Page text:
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Environmental Systems Engineering

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Environmental Systems Engineering

The Environmental Systems Engineering degree combines a technical engineering foundation with a broader vision of the political, social, and economic aspects of the challenges in the hands-on design of environmentally sustainable strategies, practices and infrastructure.

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Why did we create the Environmental Systems Engineering B.S. degree?

Environmental Systems Engineering Undergraduate

A number of students at Stanford are interested in careers where they will be able to contribute to solving major environmental challenges.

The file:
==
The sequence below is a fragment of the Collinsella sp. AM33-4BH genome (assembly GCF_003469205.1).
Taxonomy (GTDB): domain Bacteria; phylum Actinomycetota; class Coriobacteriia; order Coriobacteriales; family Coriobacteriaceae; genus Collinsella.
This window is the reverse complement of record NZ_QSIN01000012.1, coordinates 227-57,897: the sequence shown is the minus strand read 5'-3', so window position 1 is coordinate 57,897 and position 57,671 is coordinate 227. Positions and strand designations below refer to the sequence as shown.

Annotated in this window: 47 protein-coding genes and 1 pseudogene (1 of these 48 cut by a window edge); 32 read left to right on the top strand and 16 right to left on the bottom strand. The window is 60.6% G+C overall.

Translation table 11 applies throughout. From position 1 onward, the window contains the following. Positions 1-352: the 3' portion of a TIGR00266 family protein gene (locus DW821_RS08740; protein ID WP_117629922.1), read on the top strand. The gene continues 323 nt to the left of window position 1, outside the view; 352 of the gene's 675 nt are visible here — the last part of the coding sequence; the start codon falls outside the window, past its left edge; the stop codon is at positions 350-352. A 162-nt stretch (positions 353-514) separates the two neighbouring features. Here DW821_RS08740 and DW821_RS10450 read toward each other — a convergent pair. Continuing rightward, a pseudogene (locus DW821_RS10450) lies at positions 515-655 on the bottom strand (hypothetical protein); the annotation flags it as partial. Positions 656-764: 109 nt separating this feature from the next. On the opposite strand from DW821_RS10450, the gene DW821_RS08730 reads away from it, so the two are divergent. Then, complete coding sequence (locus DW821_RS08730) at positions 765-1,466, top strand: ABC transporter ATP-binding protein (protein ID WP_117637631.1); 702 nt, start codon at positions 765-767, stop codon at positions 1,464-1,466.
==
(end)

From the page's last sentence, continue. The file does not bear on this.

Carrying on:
Many aspire to be involved in the hands-on design of environmentally sustainable strategies, practices and infrastructure — these students will need to combine a technical engineering foundation with a broader vision of the political, social, and economic aspects of the challenges they seek to solve. And they will need the skills to compellingly communicate their ideas orally, visually, and in writing.

The EnvSE degree is designed to bring all of this together in a flexible package, which includes the option of counting certain overseas classes and Introsems.  The major integrates the important elements outlined above in a way that leaves ample room to add a personal touch to the degree.

We see this degree as the perfect complement to the highly successful Earth Systems degree, which includes many of these broader goals but has a natural sciences emphasis rather than a focus on engineering tools and skills.

Why freshwater, coastal, and urban systems?